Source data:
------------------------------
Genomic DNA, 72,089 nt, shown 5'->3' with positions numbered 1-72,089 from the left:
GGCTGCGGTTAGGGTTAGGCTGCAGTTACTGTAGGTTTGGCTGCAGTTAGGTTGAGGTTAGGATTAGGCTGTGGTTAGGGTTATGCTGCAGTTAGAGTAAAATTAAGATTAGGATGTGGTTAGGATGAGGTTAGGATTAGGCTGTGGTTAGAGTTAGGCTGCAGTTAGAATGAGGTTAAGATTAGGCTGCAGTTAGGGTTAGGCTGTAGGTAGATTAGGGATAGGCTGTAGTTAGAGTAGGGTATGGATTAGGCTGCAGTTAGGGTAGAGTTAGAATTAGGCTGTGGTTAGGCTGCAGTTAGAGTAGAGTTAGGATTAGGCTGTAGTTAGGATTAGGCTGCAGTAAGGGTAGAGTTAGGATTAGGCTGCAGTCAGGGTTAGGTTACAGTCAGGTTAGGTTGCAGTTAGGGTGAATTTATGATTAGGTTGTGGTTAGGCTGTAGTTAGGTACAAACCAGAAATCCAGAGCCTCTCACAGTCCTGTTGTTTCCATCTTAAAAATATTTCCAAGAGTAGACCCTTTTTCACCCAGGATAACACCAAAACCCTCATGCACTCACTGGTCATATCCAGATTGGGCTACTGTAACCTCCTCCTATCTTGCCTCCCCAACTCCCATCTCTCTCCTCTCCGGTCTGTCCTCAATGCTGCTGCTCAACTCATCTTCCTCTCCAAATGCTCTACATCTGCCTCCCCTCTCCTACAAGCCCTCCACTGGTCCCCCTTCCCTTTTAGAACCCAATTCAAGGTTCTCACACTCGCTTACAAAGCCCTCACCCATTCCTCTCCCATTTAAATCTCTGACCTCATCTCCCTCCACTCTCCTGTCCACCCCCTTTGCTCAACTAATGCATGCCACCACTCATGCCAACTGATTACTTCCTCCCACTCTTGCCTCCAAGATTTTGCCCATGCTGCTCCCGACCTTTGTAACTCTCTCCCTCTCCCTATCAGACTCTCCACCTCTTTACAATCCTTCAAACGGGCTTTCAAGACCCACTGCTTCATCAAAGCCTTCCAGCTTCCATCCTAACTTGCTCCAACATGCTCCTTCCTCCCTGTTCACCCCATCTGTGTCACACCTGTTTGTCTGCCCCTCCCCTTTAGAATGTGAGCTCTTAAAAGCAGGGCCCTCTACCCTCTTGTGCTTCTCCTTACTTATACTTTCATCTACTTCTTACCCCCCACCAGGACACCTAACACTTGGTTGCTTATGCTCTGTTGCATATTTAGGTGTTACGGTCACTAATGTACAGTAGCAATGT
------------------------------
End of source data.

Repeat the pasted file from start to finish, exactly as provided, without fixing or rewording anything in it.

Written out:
Genomic DNA, 72,089 nt, shown 5'->3' with positions numbered 1-72,089 from the left:
GGCTGCGGTTAGGGTTAGGCTGCAGTTACTGTAGGTTTGGCTGCAGTTAGGTTGAGGTTAGGATTAGGCTGTGGTTAGGGTTATGCTGCAGTTAGAGTAAAATTAAGATTAGGATGTGGTTAGGATGAGGTTAGGATTAGGCTGTGGTTAGAGTTAGGCTGCAGTTAGAATGAGGTTAAGATTAGGCTGCAGTTAGGGTTAGGCTGTAGGTAGATTAGGGATAGGCTGTAGTTAGAGTAGGGTATGGATTAGGCTGCAGTTAGGGTAGAGTTAGAATTAGGCTGTGGTTAGGCTGCAGTTAGAGTAGAGTTAGGATTAGGCTGTAGTTAGGATTAGGCTGCAGTAAGGGTAGAGTTAGGATTAGGCTGCAGTCAGGGTTAGGTTACAGTCAGGTTAGGTTGCAGTTAGGGTGAATTTATGATTAGGTTGTGGTTAGGCTGTAGTTAGGTACAAACCAGAAATCCAGAGCCTCTCACAGTCCTGTTGTTTCCATCTTAAAAATATTTCCAAGAGTAGACCCTTTTTCACCCAGGATAACACCAAAACCCTCATGCACTCACTGGTCATATCCAGATTGGGCTACTGTAACCTCCTCCTATCTTGCCTCCCCAACTCCCATCTCTCTCCTCTCCGGTCTGTCCTCAATGCTGCTGCTCAACTCATCTTCCTCTCCAAATGCTCTACATCTGCCTCCCCTCTCCTACAAGCCCTCCACTGGTCCCCCTTCCCTTTTAGAACCCAATTCAAGGTTCTCACACTCGCTTACAAAGCCCTCACCCATTCCTCTCCCATTTAAATCTCTGACCTCATCTCCCTCCACTCTCCTGTCCACCCCCTTTGCTCAACTAATGCATGCCACCACTCATGCCAACTGATTACTTCCTCCCACTCTTGCCTCCAAGATTTTGCCCATGCTGCTCCCGACCTTTGTAACTCTCTCCCTCTCCCTATCAGACTCTCCACCTCTTTACAATCCTTCAAACGGGCTTTCAAGACCCACTGCTTCATCAAAGCCTTCCAGCTTCCATCCTAACTTGCTCCAACATGCTCCTTCCTCCCTGTTCACCCCATCTGTGTCACACCTGTTTGTCTGCCCCTCCCCTTTAGAATGTGAGCTCTTAAAAGCAGGGCCCTCTACCCTCTTGTGCTTCTCCTTACTTATACTTTCATCTACTTCTTACCCCCCACCAGGACACCTAACACTTGGTTGCTTATGCTCTGTTGCATATTTAGGTGTTACGGTCACTAATGTACAGTAGCAATGT